Editor’s Note: CELDF is pleased to present a guest blog from our partner Susan Shaw, a solicitor and founder of Living Law, in Scotland. We have been engaging with groups in the U.K. for a number of years on advancing Rights of Nature frameworks, including holding a series of workshops, meetings, and public events in January 2019 in Northern Ireland with partner Friends of the Earth U.K.
The time has come for the U.K. to join with others and recognize the strategic potential of a Rights of Nature approach in our national laws.
The tragic events we have witnessed from the Amazon must act as an epiphany for the entire international community: restoring harmony and balance between people and Nature is not an ‘optional nice to do.’ It’s a matter of international peace and security, and humanity’s own survival. The science tells us that time is not on our side. We risk crossing further tipping points in the Earth-system. Every member of the international community must step up, show leadership, and finish the job it started with the Stockholm Declaration on the Human Environment in 1972, almost 50 years ago.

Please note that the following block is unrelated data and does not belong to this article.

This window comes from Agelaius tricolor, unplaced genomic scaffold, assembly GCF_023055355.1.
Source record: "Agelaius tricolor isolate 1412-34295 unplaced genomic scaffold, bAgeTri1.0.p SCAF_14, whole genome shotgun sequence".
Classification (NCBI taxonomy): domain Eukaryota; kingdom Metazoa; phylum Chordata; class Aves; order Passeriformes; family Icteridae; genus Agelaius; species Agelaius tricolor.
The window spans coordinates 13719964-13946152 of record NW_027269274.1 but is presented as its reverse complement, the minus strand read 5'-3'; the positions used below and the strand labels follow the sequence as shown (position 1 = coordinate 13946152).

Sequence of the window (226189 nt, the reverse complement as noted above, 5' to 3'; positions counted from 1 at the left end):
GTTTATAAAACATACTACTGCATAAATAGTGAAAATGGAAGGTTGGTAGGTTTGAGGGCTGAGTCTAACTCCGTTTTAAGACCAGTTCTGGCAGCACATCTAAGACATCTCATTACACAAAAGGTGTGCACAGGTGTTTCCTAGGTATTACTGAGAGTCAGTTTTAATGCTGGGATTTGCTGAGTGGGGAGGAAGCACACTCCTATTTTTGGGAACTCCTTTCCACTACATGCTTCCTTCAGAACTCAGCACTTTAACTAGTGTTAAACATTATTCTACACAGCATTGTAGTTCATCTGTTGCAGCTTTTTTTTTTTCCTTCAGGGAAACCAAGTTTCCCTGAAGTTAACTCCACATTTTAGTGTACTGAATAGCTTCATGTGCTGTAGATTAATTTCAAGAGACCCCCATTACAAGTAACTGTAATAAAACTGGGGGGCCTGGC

The Rights of Nature movement, which is rapidly gaining traction across the world, offers an important pathway forward in law to help guide the required paradigm shift, in a managed way. This premise may seem radical but is a natural (and necessary) departure from approaches that still view Nature as property to be exploited endlessly. Far from being a new concept, Rights of Nature are embedded in indigenous cultures and practices across the world, recognizing the reality that all life is deeply connected and interdependent.
A Sixth Mass Extinction
For the first time ever, we recently saw the rapid decline in biodiversity placed front-and-centre on the G7 Agenda in Biarritz and our leaders commit to a new ‘Biodiversity Charter.’ This follows the release of the IPBES Report earlier this year that confirmed from the world’s top scientists that we have entered a sixth mass extinction and that 1,000,000 species will likely disappear unless we fundamentally change our course. We are in the midst of an ecological crisis – biodiversity loss is recognized as being an equivalent threat to that of climate change. Chemical pollution, ocean acidification, the nitrogen cycle, and other phenomena present additional challenges, as we come face-to-face with the inescapable reality of how far outside of equilibrium we are living with the natural world.